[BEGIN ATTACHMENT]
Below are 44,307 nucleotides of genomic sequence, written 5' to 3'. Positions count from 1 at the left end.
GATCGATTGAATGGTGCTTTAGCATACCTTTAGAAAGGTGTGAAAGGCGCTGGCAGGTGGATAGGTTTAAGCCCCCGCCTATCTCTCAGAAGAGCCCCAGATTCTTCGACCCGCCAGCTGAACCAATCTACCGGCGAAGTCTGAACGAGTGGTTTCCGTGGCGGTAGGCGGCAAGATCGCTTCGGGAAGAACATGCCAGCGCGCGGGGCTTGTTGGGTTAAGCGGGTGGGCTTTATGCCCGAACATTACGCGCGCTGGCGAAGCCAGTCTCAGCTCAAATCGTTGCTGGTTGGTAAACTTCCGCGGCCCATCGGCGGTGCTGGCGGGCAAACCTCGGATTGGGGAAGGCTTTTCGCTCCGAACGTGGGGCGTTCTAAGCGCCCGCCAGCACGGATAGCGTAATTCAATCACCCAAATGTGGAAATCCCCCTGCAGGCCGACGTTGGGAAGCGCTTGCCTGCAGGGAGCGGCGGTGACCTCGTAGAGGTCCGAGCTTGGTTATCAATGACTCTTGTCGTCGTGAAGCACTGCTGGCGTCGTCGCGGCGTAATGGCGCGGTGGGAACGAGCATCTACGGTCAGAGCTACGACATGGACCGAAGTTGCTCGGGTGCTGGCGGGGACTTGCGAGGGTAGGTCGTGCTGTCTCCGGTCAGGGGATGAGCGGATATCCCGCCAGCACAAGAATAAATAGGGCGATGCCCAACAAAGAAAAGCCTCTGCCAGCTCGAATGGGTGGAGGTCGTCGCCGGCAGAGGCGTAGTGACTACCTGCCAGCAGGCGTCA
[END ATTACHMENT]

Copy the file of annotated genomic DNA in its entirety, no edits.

Below are 44,307 nucleotides of genomic sequence, written 5' to 3'. Positions count from 1 at the left end.
GATCGATTGAATGGTGCTTTAGCATACCTTTAGAAAGGTGTGAAAGGCGCTGGCAGGTGGATAGGTTTAAGCCCCCGCCTATCTCTCAGAAGAGCCCCAGATTCTTCGACCCGCCAGCTGAACCAATCTACCGGCGAAGTCTGAACGAGTGGTTTCCGTGGCGGTAGGCGGCAAGATCGCTTCGGGAAGAACATGCCAGCGCGCGGGGCTTGTTGGGTTAAGCGGGTGGGCTTTATGCCCGAACATTACGCGCGCTGGCGAAGCCAGTCTCAGCTCAAATCGTTGCTGGTTGGTAAACTTCCGCGGCCCATCGGCGGTGCTGGCGGGCAAACCTCGGATTGGGGAAGGCTTTTCGCTCCGAACGTGGGGCGTTCTAAGCGCCCGCCAGCACGGATAGCGTAATTCAATCACCCAAATGTGGAAATCCCCCTGCAGGCCGACGTTGGGAAGCGCTTGCCTGCAGGGAGCGGCGGTGACCTCGTAGAGGTCCGAGCTTGGTTATCAATGACTCTTGTCGTCGTGAAGCACTGCTGGCGTCGTCGCGGCGTAATGGCGCGGTGGGAACGAGCATCTACGGTCAGAGCTACGACATGGACCGAAGTTGCTCGGGTGCTGGCGGGGACTTGCGAGGGTAGGTCGTGCTGTCTCCGGTCAGGGGATGAGCGGATATCCCGCCAGCACAAGAATAAATAGGGCGATGCCCAACAAAGAAAAGCCTCTGCCAGCTCGAATGGGTGGAGGTCGTCGCCGGCAGAGGCGTAGTGACTACCTGCCAGCAGGCGTCA